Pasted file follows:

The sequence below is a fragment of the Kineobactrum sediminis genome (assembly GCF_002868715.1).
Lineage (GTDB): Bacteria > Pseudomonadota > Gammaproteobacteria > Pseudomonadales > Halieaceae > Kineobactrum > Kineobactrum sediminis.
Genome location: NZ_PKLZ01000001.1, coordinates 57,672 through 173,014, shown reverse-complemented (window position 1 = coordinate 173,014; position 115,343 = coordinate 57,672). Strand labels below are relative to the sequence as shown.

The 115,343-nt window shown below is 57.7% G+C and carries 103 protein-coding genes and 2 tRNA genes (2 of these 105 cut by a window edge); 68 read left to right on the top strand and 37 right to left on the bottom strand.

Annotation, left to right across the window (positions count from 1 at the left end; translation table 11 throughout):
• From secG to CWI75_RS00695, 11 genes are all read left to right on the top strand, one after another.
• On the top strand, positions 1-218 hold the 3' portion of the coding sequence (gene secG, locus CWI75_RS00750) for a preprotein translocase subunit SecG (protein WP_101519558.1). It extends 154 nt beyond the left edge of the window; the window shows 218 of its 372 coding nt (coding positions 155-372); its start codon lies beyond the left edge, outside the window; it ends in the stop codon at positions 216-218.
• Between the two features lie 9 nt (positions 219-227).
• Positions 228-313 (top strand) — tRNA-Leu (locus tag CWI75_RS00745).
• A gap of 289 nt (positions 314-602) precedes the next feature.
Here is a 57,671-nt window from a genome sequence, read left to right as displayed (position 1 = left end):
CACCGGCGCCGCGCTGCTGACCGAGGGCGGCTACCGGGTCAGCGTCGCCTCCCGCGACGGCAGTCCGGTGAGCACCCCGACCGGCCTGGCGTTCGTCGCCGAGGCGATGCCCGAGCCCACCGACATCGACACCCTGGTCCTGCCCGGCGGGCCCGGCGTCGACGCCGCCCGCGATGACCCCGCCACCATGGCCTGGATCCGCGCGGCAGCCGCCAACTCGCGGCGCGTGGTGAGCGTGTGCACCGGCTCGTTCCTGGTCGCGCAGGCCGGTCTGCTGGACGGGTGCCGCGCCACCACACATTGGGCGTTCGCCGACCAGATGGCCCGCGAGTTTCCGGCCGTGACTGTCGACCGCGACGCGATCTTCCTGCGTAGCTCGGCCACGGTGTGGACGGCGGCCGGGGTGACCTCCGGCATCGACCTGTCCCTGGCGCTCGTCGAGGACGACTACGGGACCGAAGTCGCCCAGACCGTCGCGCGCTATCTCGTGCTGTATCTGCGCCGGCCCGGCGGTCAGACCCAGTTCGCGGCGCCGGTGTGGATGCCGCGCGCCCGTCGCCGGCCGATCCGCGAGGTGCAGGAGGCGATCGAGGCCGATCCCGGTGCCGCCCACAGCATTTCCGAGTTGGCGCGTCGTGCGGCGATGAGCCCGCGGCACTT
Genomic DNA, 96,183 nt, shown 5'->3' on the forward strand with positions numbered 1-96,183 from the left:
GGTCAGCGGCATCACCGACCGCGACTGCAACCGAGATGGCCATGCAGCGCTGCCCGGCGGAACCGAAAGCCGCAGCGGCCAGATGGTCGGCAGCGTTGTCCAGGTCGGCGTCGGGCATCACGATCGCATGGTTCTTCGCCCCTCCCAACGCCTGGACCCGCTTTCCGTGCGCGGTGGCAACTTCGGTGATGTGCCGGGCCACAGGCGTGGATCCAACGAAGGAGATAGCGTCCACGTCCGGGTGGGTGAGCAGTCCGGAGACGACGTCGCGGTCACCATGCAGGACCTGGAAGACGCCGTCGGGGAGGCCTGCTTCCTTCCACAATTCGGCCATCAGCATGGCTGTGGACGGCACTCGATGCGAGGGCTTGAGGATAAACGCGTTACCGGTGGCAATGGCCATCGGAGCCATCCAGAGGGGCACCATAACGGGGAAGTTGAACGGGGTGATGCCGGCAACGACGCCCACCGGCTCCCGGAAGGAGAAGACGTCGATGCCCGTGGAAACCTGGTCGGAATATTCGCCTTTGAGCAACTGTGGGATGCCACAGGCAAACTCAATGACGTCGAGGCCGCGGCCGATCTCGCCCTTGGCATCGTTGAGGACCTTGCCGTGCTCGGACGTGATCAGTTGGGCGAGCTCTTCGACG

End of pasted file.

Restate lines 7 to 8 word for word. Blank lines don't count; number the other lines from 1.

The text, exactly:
• On the top strand, positions 1-218 hold the 3' portion of the coding sequence (gene secG, locus CWI75_RS00750) for a preprotein translocase subunit SecG (protein WP_101519558.1). It extends 154 nt beyond the left edge of the window; the window shows 218 of its 372 coding nt (coding positions 155-372); its start codon lies beyond the left edge, outside the window; it ends in the stop codon at positions 216-218.
• Between the two features lie 9 nt (positions 219-227).